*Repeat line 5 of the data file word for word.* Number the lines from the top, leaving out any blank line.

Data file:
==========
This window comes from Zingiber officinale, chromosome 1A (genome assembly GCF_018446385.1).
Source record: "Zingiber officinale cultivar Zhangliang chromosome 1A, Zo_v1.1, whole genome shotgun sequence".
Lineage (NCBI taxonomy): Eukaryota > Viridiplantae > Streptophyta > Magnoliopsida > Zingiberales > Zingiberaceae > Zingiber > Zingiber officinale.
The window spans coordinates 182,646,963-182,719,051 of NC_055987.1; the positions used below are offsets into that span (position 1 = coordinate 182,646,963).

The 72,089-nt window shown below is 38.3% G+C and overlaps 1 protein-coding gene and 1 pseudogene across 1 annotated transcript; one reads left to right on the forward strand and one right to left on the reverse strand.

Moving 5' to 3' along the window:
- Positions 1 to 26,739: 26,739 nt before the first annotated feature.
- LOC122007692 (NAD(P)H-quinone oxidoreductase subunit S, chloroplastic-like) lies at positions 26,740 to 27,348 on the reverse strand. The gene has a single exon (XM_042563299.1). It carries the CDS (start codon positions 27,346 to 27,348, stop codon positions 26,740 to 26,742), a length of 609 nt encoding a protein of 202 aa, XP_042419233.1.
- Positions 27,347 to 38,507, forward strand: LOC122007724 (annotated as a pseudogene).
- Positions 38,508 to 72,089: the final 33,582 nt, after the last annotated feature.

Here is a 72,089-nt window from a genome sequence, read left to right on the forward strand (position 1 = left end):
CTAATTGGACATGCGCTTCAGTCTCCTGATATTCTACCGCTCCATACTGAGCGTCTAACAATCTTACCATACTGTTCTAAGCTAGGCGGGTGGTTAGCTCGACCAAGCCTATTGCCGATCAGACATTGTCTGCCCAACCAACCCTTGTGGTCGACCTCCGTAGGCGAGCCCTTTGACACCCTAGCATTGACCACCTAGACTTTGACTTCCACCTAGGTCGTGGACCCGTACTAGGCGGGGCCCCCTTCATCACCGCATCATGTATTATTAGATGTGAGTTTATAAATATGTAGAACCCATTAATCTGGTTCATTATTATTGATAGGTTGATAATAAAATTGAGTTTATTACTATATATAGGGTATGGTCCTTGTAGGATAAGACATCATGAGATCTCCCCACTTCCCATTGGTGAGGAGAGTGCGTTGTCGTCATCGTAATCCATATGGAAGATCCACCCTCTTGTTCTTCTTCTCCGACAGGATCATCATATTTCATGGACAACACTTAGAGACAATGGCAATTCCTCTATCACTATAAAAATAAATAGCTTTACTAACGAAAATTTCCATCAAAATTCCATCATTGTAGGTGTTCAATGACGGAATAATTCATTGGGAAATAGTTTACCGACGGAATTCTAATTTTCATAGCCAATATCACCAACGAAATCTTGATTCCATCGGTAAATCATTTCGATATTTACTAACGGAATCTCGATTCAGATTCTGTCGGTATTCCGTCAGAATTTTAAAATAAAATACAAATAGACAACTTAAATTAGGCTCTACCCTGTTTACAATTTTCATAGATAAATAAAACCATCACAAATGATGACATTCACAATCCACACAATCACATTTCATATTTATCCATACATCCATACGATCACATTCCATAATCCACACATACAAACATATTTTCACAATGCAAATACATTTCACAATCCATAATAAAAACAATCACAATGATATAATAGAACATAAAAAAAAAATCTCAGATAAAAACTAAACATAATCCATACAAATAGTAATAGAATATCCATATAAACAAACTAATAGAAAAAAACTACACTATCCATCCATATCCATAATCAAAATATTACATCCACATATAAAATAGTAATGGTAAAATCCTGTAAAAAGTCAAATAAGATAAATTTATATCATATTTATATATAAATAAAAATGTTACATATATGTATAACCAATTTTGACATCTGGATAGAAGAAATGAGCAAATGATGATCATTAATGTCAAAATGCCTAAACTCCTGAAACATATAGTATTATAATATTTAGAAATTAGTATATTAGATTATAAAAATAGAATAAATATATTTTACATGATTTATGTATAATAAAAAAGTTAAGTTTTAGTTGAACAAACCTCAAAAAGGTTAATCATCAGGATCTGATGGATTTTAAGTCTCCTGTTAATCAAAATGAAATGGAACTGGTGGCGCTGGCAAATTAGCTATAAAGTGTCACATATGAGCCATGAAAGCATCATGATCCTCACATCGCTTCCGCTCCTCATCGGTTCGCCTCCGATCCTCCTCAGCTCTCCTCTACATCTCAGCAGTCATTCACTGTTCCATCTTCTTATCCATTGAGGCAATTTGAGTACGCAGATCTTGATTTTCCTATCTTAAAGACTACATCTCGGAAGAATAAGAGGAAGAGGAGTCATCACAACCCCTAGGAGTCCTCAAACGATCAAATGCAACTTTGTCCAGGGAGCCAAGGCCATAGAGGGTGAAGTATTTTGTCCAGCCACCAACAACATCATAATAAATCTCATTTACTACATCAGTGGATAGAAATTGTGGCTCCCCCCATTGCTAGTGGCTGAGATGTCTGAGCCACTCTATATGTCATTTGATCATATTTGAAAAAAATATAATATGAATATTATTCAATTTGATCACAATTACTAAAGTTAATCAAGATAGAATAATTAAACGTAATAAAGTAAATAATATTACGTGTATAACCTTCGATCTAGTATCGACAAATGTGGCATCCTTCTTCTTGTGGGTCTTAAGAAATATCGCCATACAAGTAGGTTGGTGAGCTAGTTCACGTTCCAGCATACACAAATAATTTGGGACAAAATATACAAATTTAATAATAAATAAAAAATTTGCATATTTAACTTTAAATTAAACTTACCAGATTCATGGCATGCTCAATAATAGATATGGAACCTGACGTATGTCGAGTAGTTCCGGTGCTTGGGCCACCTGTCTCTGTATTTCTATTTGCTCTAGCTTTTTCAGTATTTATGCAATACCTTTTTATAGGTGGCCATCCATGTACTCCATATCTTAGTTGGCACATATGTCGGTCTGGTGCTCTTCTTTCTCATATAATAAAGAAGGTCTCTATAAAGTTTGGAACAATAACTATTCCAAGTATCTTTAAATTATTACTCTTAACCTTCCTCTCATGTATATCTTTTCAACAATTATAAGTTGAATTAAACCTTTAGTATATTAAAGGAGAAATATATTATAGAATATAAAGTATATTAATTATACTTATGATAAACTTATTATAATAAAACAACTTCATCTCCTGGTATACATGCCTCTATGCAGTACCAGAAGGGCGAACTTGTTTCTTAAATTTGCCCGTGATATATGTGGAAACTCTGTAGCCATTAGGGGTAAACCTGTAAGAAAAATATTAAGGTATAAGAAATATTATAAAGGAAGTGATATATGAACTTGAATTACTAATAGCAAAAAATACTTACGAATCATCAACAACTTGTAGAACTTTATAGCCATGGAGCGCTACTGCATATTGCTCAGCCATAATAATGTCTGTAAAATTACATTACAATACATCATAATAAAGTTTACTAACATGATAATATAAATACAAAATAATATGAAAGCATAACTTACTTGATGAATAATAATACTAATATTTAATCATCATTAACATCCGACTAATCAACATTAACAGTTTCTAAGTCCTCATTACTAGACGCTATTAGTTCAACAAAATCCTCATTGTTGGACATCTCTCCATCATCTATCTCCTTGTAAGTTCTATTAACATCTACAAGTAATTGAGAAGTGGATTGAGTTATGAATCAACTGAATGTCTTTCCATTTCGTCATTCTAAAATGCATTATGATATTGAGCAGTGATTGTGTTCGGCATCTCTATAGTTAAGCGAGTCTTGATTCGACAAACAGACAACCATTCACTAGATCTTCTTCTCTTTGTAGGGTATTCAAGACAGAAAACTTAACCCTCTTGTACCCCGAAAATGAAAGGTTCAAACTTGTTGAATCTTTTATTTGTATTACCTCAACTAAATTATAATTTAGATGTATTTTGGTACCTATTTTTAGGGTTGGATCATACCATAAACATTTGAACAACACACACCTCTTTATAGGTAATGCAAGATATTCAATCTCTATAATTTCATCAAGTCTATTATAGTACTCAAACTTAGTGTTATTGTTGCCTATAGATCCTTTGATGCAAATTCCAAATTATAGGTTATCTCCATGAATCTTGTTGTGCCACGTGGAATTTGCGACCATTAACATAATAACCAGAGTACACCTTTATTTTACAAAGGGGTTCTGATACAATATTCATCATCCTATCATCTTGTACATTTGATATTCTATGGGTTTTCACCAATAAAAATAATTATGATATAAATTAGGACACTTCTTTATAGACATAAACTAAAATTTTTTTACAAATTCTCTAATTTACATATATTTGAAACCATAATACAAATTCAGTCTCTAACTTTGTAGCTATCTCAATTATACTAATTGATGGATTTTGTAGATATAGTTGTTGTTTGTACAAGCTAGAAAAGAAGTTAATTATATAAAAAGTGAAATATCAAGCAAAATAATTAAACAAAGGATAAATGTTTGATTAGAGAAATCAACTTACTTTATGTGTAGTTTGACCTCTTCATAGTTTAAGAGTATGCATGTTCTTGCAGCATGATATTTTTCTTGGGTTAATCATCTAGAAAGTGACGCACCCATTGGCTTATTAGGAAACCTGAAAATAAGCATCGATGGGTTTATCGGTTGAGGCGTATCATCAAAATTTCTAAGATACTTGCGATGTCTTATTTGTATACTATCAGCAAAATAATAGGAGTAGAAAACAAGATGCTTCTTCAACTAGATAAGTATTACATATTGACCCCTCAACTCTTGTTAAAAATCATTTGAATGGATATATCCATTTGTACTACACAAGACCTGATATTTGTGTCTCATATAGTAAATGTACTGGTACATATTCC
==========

The 72,089-nt window shown below is 38.3% G+C and overlaps 1 protein-coding gene and 1 pseudogene across 1 annotated transcript; one reads left to right on the forward strand and one right to left on the reverse strand.